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Not Sure if Enginnering is For me?

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wuchy143

Member
Hello All,

I"m not 100% sure if this is the correct forum for my type of "issue" but I know that smart, intelligent people are on here and I think I need to tap into that. Also, I'm not 100% sure if I don't like engineering. So, I hope some seasoned professionals/hobbyists can shed some light into my 1/4 life crisis. At least I think it's one. You can be the judge. Also I think this post could be benficial for people that are thinking of being an engineer or for someone who's in my shoes now as well. I am trying to be as honest as possible in this post. I haven't reached out to anyone yet about this except my girlfriend.

I'm going to try and make this short and sweet. Again...I'm going to try :) So, I"m almost 26 years old. I'm a guy. I graduated in 2006 with a degree in Electrical Engineering(bach.) from a state school. I had a 3.0 GPA and think I was a "decent" engineering student. Once graduated I eventually found a job as an electrical engineer. Basicly I'm a tech though who designs keyboards for the military. I do mainly re-designs of our existing technology. Once in a great while I will do some actual "design" but usually it is something really small and I wont do it again for months and months. For example on one of the designs I had to figure out what type of DC to DC converter to use and do it in a way so that I don't make it get too hot. I then take my re-designs of the keyboards/trackballs(we do trackballs too) and work with an outside company to get the keyboard layout complete. The board then gets delivered so I make a BOM which enables production to stuff the PCB and wallaa we got a keyboard. If I didn't mess up it works. This is 100% not the case. I never get it right the first time. Granted I know that I"m not going to be a perfect engineer but I feel like I'm a very bad one. My job consists of that(making the PCB), making cables for products and test cables, fixtures for testing, EMI troublshooting, production support when needed, release ECO's for product enhancement or for new BOMs, and that's basicly my job. All of which I don't feel like I"m very good at. I feel like a hack. I don't expect this all to happen overnight but I feel like I have made very little progress in 2 years.

When I was in high school i knew 100% that engineering was what I wanted to do. Then when I got to college it was hard. But, I was given advice from my mom to stick with it. So I would say to myself.....I like this! I got this! I can be an engineer! I got myself thru the weedout courses like diff eq...physics...and all those types of classes. I scraped and crawled for my 3.0 and have no problem admitting it. I was and still am proud of what I did in college. It was the best time of my life. As it was getting close to graduation I got depressed. I think I knew deep down that this gig wasn't for me. But I still searched religously for a J.O.B. I kept trying to be positive. It took me 6 months to find my current job.(long but not too long..I'm not complaining about that) It's a very small company and I was hired to re-direct some of my bosses work so he had more time being an engineering manager and not doing designs. I"m the only person other than my boss that is capable of doing my job at my company.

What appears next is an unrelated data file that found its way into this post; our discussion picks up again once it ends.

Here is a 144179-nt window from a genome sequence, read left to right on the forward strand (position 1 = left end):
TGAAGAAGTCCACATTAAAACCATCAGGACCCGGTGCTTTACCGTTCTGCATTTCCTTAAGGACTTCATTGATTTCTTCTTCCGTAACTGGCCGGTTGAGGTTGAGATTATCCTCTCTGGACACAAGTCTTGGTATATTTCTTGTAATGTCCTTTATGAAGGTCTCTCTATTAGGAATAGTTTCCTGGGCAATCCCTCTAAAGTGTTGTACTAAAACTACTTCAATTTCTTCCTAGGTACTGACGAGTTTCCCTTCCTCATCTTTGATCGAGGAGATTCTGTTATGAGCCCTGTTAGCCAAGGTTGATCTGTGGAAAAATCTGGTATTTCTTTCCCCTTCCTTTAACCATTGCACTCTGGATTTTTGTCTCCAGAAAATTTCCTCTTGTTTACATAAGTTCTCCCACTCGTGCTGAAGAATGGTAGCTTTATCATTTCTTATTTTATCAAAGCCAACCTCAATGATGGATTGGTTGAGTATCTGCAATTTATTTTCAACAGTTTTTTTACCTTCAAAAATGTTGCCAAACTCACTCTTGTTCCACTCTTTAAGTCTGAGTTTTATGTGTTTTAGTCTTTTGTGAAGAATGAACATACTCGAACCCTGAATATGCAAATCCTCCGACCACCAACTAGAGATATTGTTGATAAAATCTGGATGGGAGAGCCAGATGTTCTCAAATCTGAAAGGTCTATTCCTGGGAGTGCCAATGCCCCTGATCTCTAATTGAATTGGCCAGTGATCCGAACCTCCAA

So, here is my dilemma. I've been here now almost 2 years. During the two years I have never truly liked my job. Maybe in the beginning it was somewhat new and exciting and I wanted to be excited about it so I think I was more "into" my job when I started but that faded quick. I"m just not happy with my job. Now I'm not saying I don't like my job because I want a "cushy" job where it easy and I don't have to do anything. Or that I want to not work at all and live off the governement tip. This is not the case. I don't enjoy what I do. I make mistakes left and right eventhough I take a million years to do the littlest tasks checking my work trying to make it 100% right. I make tons of mistakes which frustrates the documentation guy/my boss and in the end it's usually still wrong and I then frustrate production becuase I made a goof which makes more work for them. I don't like the responsibility where the work I do has such an impact on what others do. I don't like how when I mess up and have to re-spin a PCB it costs the company about a grand to do so. It makes me sick to my stomach. I no longer like electronics like I thought I did. I do to a degree but when it's your job it's no longer "fun". I"m not saying it isn't fun for people. I just don't enjoy myself doing it.